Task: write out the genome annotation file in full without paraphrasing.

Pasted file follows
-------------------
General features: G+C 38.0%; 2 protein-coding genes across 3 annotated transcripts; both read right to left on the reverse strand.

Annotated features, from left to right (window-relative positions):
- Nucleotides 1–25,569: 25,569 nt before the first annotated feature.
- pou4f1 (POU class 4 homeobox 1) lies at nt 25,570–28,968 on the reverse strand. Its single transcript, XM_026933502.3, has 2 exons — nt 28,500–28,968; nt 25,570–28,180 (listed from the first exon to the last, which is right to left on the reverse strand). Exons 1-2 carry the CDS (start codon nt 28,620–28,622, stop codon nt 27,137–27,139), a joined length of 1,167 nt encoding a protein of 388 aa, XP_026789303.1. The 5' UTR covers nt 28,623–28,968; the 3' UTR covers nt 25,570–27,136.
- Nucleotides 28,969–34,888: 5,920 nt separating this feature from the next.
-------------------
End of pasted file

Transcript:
General features: G+C 38.0%; 2 protein-coding genes across 3 annotated transcripts; both read right to left on the reverse strand.

Annotated features, from left to right (window-relative positions):
- Nucleotides 1–25,569: 25,569 nt before the first annotated feature.
- pou4f1 (POU class 4 homeobox 1) lies at nt 25,570–28,968 on the reverse strand. Its single transcript, XM_026933502.3, has 2 exons — nt 28,500–28,968; nt 25,570–28,180 (listed from the first exon to the last, which is right to left on the reverse strand). Exons 1-2 carry the CDS (start codon nt 28,620–28,622, stop codon nt 27,137–27,139), a joined length of 1,167 nt encoding a protein of 388 aa, XP_026789303.1. The 5' UTR covers nt 28,623–28,968; the 3' UTR covers nt 25,570–27,136.
- Nucleotides 28,969–34,888: 5,920 nt separating this feature from the next.